My morning did not begin well. More snow, more shoveling, not much plowing on Tyler and Birch, yet I made it to the EHall parking lot and found a nice, clean spot in the second row. Then I met up with a colleague who said he’d been trying to find me. So we walked into the building together, and he proceeded to berate me about the scheduling of classes–his classes. He wants to teach his online class every semester, including summer. Students need other options for their electives, so I told him we would be switching up who teaches it. By the time we got inside, he was cursing the university and swearing that I was privileging certain faculty members. Students walked to and fro as my colleague threw a fit first thing Monday morning. I informed him that I needed to go teach and let him go.
I let him go. And when I reached my office I did not disintegrate. I informed the office staff that he might show up and warned them that I had “unleashed the beast.” Well, I didn’t exactly unleash it–it unleashed on me. Anyway, I proceeded about my morning, only forgetting my reading glasses. When I stepped through the door to teach–only 1 minute late–I forgot all about the encounter and became absorbed with the ending of Huck Finn. I had let it go.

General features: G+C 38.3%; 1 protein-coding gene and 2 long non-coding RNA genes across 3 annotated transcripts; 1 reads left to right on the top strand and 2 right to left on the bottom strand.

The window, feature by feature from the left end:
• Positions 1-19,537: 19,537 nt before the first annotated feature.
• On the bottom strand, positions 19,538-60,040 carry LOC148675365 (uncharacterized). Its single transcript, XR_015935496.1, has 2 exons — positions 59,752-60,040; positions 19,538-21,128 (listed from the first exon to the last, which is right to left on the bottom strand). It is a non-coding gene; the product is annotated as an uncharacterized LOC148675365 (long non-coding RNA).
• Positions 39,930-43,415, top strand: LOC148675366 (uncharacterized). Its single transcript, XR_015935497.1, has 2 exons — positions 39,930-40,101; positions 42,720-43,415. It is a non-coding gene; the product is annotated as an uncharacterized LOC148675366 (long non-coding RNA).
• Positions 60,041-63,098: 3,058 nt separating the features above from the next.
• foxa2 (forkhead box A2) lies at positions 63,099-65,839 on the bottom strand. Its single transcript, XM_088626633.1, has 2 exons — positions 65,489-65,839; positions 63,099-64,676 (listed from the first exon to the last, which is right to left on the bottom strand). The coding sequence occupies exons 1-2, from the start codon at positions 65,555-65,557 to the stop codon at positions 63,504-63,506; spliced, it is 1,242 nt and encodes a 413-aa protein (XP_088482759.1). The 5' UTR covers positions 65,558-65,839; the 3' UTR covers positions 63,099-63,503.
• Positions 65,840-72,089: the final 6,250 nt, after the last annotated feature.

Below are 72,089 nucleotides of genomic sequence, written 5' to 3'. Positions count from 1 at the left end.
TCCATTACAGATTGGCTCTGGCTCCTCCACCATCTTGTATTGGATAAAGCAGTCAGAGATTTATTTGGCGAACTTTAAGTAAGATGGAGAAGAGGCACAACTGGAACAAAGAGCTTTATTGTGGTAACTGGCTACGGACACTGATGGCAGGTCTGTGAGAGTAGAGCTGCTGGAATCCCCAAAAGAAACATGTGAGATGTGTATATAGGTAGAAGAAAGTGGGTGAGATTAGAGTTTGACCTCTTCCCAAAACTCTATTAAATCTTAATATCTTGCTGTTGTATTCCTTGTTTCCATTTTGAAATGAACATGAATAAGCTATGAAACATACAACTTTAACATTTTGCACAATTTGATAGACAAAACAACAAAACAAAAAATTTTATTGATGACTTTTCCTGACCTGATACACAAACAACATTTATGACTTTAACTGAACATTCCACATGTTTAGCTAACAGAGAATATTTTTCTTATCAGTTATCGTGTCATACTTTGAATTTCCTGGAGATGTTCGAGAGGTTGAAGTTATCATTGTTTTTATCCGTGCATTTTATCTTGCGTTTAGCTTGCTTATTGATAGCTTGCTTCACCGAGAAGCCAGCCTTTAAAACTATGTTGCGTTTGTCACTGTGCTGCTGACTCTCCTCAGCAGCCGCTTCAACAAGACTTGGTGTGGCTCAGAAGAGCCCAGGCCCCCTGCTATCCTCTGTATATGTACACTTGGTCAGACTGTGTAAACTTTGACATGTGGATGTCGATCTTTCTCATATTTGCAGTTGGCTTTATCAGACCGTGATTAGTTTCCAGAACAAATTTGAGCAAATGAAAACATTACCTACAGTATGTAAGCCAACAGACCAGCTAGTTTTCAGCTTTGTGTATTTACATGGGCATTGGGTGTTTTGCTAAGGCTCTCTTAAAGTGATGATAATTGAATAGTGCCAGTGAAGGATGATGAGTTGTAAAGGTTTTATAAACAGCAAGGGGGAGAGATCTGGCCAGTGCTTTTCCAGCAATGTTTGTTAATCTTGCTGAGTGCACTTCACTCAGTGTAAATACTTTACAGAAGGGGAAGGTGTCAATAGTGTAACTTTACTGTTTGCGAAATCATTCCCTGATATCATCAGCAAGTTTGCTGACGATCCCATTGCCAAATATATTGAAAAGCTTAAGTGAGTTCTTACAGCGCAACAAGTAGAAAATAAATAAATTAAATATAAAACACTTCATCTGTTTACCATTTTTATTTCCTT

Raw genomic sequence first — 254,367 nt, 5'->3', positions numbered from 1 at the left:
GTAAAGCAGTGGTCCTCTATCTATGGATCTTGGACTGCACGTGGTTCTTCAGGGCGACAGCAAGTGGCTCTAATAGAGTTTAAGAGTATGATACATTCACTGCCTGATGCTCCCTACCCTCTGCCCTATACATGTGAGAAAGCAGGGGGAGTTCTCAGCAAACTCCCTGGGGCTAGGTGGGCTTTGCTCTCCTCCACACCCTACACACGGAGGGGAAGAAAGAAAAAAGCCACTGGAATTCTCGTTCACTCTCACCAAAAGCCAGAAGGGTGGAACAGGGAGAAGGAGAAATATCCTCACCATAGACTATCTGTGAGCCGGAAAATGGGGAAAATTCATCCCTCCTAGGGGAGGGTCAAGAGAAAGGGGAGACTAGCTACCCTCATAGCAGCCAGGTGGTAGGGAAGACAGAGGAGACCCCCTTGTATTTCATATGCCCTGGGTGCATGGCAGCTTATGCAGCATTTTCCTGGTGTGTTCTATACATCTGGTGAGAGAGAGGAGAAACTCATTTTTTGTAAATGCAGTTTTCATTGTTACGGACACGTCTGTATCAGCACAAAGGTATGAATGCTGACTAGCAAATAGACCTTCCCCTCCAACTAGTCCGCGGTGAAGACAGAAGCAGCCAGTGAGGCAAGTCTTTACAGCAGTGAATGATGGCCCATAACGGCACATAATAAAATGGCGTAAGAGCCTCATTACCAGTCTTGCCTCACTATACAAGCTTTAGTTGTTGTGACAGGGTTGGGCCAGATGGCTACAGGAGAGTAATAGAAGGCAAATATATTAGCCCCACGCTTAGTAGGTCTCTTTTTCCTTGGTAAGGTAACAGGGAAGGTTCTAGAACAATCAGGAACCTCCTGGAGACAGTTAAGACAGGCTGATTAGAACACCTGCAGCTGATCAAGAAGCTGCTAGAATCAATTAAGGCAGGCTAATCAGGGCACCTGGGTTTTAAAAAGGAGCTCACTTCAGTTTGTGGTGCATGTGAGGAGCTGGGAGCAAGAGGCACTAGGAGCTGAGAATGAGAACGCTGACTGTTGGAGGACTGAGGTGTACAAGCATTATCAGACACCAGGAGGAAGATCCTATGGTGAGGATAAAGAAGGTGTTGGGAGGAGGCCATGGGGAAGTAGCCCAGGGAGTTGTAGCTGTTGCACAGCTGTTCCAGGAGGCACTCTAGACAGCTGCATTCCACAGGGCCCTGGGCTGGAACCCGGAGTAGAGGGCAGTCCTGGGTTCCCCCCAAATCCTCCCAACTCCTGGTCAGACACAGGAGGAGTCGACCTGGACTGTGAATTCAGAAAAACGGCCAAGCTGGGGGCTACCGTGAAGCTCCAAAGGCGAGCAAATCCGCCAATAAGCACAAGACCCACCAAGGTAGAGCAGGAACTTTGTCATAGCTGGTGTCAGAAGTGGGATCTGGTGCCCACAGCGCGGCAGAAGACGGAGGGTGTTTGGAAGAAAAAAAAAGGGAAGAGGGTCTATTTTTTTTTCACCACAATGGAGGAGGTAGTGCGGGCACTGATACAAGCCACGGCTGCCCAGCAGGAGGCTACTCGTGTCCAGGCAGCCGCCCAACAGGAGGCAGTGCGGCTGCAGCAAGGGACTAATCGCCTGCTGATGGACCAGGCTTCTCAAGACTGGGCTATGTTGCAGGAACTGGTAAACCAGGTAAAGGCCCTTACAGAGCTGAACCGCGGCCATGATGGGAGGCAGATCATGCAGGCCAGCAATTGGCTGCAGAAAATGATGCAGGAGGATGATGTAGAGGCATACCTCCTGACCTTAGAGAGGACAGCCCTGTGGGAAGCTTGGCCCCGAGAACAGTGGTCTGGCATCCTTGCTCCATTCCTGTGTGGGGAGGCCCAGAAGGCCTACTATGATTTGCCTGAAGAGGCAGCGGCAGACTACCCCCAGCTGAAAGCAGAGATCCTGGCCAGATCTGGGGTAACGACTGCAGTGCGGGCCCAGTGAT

Now this may not seem like much of an accomplishment to most people, but to me, letting go represents a leap forward in my recovery. In the past, this encounter would have destroyed my entire day–perhaps even my whole week. But I was able to walk away from the misdirected anger and go about my work. The miracle is I haven’t been haunted by it at all. I attribute this ability to Al-Anon, which has taught me that someone else’s anger is not mine, is not about me, is not my responsibility to fix. I don’t need to engage in it. In fact, if I don’t engage in it–as I did today–then I don’t experience any of the resultant anguish, stress, etc. And I don’t have to make amends for anything later. Unlike my colleague, who at least realized that he had crossed a line and immediately sent me an apology:
I owe you an apology for my outburst this morning. I was completely out of line. I should never take my frustration out on a colleague. I should never let my frustration over a situation or over a philosophical issue flood over on you or anyone else. Again, not only was I completely out of line, I’m even more sorry if I have caused your morning to be disrupted in anyway. I hate going into a class with other things on my mind let alone a rant by an ornery old professor who misdirected being bummed out on you.
I would like to talk to you and better understand how classes are being assigned.
I hope you’ll forgive my boorishness this morning,